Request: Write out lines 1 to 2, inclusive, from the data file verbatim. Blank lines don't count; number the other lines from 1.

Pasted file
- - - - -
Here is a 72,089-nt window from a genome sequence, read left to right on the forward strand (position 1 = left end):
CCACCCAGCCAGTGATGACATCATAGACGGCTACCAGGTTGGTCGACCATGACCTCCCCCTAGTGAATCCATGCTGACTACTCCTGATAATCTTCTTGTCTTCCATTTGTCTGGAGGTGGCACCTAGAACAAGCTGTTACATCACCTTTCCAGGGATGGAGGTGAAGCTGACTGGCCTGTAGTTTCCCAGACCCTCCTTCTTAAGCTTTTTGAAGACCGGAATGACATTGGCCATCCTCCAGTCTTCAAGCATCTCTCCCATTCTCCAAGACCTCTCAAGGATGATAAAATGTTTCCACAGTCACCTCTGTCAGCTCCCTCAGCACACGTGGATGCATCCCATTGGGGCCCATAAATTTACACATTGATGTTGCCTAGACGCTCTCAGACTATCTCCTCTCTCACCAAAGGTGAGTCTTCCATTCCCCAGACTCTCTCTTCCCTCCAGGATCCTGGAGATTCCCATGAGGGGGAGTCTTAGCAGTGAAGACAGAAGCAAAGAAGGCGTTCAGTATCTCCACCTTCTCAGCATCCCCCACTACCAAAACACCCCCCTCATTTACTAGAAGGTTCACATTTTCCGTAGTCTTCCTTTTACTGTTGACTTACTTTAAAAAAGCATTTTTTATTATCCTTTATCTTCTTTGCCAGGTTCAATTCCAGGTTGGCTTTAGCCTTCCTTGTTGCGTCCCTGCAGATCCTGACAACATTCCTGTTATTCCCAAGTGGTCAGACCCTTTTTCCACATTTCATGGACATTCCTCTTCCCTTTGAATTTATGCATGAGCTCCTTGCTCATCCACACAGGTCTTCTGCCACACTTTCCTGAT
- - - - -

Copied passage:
Here is a 72,089-nt window from a genome sequence, read left to right on the forward strand (position 1 = left end):
CCACCCAGCCAGTGATGACATCATAGACGGCTACCAGGTTGGTCGACCATGACCTCCCCCTAGTGAATCCATGCTGACTACTCCTGATAATCTTCTTGTCTTCCATTTGTCTGGAGGTGGCACCTAGAACAAGCTGTTACATCACCTTTCCAGGGATGGAGGTGAAGCTGACTGGCCTGTAGTTTCCCAGACCCTCCTTCTTAAGCTTTTTGAAGACCGGAATGACATTGGCCATCCTCCAGTCTTCAAGCATCTCTCCCATTCTCCAAGACCTCTCAAGGATGATAAAATGTTTCCACAGTCACCTCTGTCAGCTCCCTCAGCACACGTGGATGCATCCCATTGGGGCCCATAAATTTACACATTGATGTTGCCTAGACGCTCTCAGACTATCTCCTCTCTCACCAAAGGTGAGTCTTCCATTCCCCAGACTCTCTCTTCCCTCCAGGATCCTGGAGATTCCCATGAGGGGGAGTCTTAGCAGTGAAGACAGAAGCAAAGAAGGCGTTCAGTATCTCCACCTTCTCAGCATCCCCCACTACCAAAACACCCCCCTCATTTACTAGAAGGTTCACATTTTCCGTAGTCTTCCTTTTACTGTTGACTTACTTTAAAAAAGCATTTTTTATTATCCTTTATCTTCTTTGCCAGGTTCAATTCCAGGTTGGCTTTAGCCTTCCTTGTTGCGTCCCTGCAGATCCTGACAACATTCCTGTTATTCCCAAGTGGTCAGACCCTTTTTCCACATTTCATGGACATTCCTCTTCCCTTTGAATTTATGCATGAGCTCCTTGCTCATCCACACAGGTCTTCTGCCACACTTTCCTGAT